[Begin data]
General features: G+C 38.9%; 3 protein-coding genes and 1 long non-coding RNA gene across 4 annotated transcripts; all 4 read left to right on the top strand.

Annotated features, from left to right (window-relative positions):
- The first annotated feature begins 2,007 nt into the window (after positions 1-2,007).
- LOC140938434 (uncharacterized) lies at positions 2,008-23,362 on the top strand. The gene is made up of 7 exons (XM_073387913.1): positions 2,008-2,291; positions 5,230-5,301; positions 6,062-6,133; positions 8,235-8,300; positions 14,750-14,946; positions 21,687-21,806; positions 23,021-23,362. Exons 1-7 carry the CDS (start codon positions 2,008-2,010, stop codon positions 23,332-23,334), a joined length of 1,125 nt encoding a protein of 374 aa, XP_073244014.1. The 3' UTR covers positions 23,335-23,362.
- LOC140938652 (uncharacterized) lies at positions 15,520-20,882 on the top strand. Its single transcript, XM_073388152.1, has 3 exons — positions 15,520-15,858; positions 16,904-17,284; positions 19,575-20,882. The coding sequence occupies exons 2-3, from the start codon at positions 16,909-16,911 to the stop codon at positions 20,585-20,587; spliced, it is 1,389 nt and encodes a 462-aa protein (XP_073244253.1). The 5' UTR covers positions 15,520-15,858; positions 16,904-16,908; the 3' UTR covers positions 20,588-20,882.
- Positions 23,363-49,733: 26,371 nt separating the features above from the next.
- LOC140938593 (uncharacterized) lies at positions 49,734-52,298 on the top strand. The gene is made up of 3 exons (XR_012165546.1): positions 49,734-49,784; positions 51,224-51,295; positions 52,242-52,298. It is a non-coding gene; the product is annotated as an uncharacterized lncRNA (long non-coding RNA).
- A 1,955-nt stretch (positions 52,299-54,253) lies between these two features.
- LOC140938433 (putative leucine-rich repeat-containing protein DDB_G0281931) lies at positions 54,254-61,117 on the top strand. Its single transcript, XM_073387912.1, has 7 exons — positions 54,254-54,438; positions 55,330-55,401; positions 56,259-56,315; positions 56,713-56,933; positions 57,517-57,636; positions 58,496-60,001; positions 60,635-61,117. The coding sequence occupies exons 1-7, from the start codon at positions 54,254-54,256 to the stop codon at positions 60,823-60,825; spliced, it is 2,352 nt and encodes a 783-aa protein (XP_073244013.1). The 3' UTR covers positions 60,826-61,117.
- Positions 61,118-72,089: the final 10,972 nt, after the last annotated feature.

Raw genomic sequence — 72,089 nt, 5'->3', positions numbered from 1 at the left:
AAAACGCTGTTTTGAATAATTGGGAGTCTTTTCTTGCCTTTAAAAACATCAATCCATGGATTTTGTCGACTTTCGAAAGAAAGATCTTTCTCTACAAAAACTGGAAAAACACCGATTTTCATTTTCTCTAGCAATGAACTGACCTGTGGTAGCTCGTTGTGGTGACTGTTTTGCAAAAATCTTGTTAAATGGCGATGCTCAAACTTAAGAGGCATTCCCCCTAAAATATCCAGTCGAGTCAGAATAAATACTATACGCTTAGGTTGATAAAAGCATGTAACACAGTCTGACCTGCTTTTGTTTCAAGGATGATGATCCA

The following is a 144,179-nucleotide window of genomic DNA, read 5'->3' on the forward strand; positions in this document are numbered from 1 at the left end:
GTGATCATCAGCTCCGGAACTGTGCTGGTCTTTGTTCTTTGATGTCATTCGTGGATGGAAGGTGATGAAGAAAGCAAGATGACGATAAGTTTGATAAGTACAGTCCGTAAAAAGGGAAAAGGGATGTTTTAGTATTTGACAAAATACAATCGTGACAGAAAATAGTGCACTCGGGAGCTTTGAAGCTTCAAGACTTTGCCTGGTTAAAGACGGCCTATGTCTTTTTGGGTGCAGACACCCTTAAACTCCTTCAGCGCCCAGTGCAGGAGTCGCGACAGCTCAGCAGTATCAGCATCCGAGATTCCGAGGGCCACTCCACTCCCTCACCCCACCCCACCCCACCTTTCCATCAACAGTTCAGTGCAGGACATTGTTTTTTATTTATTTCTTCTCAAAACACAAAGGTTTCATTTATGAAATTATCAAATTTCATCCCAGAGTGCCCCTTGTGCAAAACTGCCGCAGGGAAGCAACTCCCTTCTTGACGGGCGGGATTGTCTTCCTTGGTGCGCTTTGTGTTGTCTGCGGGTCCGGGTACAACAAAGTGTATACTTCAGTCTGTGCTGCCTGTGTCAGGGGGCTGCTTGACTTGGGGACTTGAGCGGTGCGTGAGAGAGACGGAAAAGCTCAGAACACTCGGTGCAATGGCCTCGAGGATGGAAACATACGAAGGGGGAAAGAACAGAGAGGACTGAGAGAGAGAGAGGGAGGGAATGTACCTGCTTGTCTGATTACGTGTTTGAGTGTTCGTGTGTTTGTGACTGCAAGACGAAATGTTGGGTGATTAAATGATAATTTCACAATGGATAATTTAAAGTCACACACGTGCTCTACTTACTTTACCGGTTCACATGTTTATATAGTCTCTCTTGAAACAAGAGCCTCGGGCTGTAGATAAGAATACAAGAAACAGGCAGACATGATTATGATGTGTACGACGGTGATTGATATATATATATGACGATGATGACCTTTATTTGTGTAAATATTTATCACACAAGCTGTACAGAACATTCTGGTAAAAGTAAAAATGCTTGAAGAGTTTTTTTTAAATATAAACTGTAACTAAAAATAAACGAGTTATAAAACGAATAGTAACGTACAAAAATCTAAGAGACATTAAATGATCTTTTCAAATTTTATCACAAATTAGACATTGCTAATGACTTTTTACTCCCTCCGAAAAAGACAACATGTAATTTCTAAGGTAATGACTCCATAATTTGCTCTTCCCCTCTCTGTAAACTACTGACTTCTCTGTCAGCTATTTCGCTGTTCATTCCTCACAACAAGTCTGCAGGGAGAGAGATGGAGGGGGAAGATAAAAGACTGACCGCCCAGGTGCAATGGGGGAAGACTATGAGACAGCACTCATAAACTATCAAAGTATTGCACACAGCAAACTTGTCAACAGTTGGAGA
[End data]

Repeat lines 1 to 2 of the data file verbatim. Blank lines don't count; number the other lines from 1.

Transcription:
General features: G+C 38.9%; 3 protein-coding genes and 1 long non-coding RNA gene across 4 annotated transcripts; all 4 read left to right on the top strand.

Annotated features, from left to right (window-relative positions):